The Times West Virginian

October 27, 2013

West Virginia 23rd in State Business Tax Climate Index

By Jessica Borders
Times West Virginian

FAIRMONT — West Virginia falls in the middle of all 50 states in a recent study ranking business tax climates.

Earlier this month, the Tax Foundation released the 2014 State Business Tax Climate Index. The nonpartisan tax research organization, established in 1937 and headquartered in Washington, D.C., publishes this report annually, and this is the 10th edition.

Tax Foundation economist Scott Drenkard, who wrote the 2014 study with Joseph Henchman, said other tax indexes measure how much taxes are collected, but the State Business Tax Climate Index examines tax structures.

The Tax Foundation has more than 100 variables that ask questions related to tax bases and tax rates, and uses that information to compare the states. The organization reviews state tax laws, contacts state Departments of Revenue for information on tax rates, and goes to many different sources to gather data on tax bases, Drenkard said.

He said modifications to the tax structure can fix a lot of problems and help with economic growth in states. Every variable from the State Business Tax Climate Index equates to a tax policy that could possibly be altered, or could show areas where improvements have been made and no changes are needed.

This year, the following states have the top 10 business tax climates: Wyoming (No. 1), South Dakota, Nevada, Alaska, Florida, Washington, Montana, New Hampshire, Utah and Indiana. The states in the bottom of the rankings include: Maryland (No. 41), Connecticut, Wisconsin, North Carolina, Vermont, Rhode Island, Minnesota, California, New Jersey and New York (No. 50).

West Virginia came in at No. 23 in the 2014 rankings. For the individual tax components that were included in the study, the state was ranked 20th for corporate tax, 24th for individual income tax, 25th for sales tax, 26th for unemployment insurance tax, and 27th for property tax.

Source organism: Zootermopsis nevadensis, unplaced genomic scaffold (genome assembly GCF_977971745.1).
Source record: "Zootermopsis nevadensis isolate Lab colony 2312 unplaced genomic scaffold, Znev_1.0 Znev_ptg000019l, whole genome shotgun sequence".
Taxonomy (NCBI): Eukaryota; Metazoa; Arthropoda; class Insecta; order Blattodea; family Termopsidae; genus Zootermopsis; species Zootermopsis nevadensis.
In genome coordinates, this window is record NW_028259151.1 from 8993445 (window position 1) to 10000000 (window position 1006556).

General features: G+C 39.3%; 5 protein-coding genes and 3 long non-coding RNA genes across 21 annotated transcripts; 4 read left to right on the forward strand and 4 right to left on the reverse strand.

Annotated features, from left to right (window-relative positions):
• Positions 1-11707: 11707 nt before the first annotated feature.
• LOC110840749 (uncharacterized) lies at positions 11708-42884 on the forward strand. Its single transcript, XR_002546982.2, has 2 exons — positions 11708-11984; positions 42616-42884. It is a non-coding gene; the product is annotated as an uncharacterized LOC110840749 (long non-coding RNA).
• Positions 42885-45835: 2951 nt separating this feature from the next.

“It’s a middle of the pack score,” Drenkard said. “West Virginia doesn’t have anything in terms of the tax code that is entirely unique. West Virginia is moving in a positive direction with corporate tax reduction.”

He said West Virginia is in the process of phasing down the corporate income tax, which is a relatively inexpensive way for the state to become more competitive.

West Virginia dropped two spots from last year, when it was in the 21st place. This change is due to some shuffling among the middle states in the ranking this year, Drenkard said.

“West Virginia’s placement didn’t change because of poor policies, but rather because the state is standing still,” he said.

While the state is making positive strides with the corporate income tax reduction, other states are also making moves, which is affecting the overall ranking, Drenkard said.

Dr. Amy Godfrey, assistant professor of economics at Fairmont State University, explained that West Virginia dropped in the ranking because of the changes in tax code that other nearby states experienced. West Virginia falls in the middle of all the states in terms of taxes and the complexity of tax structures for businesses.

“States without individual income taxes tend to be the states that rank the highest in this index,” she said. “This ranking shows that West Virginia’s tax system is not that complex and hard on business.”

Godfrey said the ranking tries to compare tax structures across the states, which can be a difficult task.

“In the U.S., state tax structures vary tremendously,” she said. “This index can be helpful when business are just trying to get a sense of a state’s tax system. However, it needs to be examined with caution. This index does not include the tax structure found at the county or local levels, which in some states can be extremely more complex. This index also does not get into tax rates. It ranks states without individual income taxes at the top but not does indicate what the other taxes and tax rates those states use instead of the individual income tax.”

When the Tax Foundation started ranking states on their business tax climates in 2004, West Virginia was named 47th. In the last 10 years, the state has moved up in the ranking from No. 47 to 23 because of a number of changes, said Mark Muchow, deputy secretary of the West Virginia Department of Revenue.